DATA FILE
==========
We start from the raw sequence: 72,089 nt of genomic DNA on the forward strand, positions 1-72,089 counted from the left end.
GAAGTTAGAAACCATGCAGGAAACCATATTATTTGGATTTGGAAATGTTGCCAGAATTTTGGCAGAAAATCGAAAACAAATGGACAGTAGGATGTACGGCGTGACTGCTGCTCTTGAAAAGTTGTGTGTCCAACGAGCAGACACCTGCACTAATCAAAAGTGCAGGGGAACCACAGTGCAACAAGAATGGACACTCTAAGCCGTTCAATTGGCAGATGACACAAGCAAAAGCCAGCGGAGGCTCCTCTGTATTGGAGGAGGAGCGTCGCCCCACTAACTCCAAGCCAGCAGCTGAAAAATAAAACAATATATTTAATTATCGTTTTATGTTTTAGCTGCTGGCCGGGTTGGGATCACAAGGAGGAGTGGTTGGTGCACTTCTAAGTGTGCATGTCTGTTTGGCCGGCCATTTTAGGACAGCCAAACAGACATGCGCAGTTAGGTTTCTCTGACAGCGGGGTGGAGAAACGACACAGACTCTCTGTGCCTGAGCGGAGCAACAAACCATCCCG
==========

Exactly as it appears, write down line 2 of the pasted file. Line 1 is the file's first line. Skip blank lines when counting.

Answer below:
GAAGTTAGAAACCATGCAGGAAACCATATTATTTGGATTTGGAAATGTTGCCAGAATTTTGGCAGAAAATCGAAAACAAATGGACAGTAGGATGTACGGCGTGACTGCTGCTCTTGAAAAGTTGTGTGTCCAACGAGCAGACACCTGCACTAATCAAAAGTGCAGGGGAACCACAGTGCAACAAGAATGGACACTCTAAGCCGTTCAATTGGCAGATGACACAAGCAAAAGCCAGCGGAGGCTCCTCTGTATTGGAGGAGGAGCGTCGCCCCACTAACTCCAAGCCAGCAGCTGAAAAATAAAACAATATATTTAATTATCGTTTTATGTTTTAGCTGCTGGCCGGGTTGGGATCACAAGGAGGAGTGGTTGGTGCACTTCTAAGTGTGCATGTCTGTTTGGCCGGCCATTTTAGGACAGCCAAACAGACATGCGCAGTTAGGTTTCTCTGACAGCGGGGTGGAGAAACGACACAGACTCTCTGTGCCTGAGCGGAGCAACAAACCATCCCG